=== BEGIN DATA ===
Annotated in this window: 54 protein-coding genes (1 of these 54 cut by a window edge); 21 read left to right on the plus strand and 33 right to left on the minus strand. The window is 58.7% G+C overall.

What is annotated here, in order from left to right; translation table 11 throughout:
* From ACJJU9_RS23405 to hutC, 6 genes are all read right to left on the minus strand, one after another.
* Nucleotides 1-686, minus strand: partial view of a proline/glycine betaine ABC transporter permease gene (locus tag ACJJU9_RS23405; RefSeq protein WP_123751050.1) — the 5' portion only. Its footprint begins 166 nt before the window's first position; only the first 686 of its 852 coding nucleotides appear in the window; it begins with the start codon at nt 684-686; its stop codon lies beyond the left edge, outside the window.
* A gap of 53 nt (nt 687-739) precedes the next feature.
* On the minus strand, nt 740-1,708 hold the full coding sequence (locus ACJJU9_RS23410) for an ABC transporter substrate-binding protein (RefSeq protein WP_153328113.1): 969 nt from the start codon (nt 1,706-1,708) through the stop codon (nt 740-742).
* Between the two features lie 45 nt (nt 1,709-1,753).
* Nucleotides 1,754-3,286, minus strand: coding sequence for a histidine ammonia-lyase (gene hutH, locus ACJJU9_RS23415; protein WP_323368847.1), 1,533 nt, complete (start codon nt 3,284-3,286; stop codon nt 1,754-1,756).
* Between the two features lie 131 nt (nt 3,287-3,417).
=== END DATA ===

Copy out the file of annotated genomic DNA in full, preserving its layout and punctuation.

Annotated in this window: 54 protein-coding genes (1 of these 54 cut by a window edge); 21 read left to right on the plus strand and 33 right to left on the minus strand. The window is 58.7% G+C overall.

What is annotated here, in order from left to right; translation table 11 throughout:
* From ACJJU9_RS23405 to hutC, 6 genes are all read right to left on the minus strand, one after another.
* Nucleotides 1-686, minus strand: partial view of a proline/glycine betaine ABC transporter permease gene (locus tag ACJJU9_RS23405; RefSeq protein WP_123751050.1) — the 5' portion only. Its footprint begins 166 nt before the window's first position; only the first 686 of its 852 coding nucleotides appear in the window; it begins with the start codon at nt 684-686; its stop codon lies beyond the left edge, outside the window.
* A gap of 53 nt (nt 687-739) precedes the next feature.
* On the minus strand, nt 740-1,708 hold the full coding sequence (locus ACJJU9_RS23410) for an ABC transporter substrate-binding protein (RefSeq protein WP_153328113.1): 969 nt from the start codon (nt 1,706-1,708) through the stop codon (nt 740-742).
* Between the two features lie 45 nt (nt 1,709-1,753).
* Nucleotides 1,754-3,286, minus strand: coding sequence for a histidine ammonia-lyase (gene hutH, locus ACJJU9_RS23415; protein WP_323368847.1), 1,533 nt, complete (start codon nt 3,284-3,286; stop codon nt 1,754-1,756).
* Between the two features lie 131 nt (nt 3,287-3,417).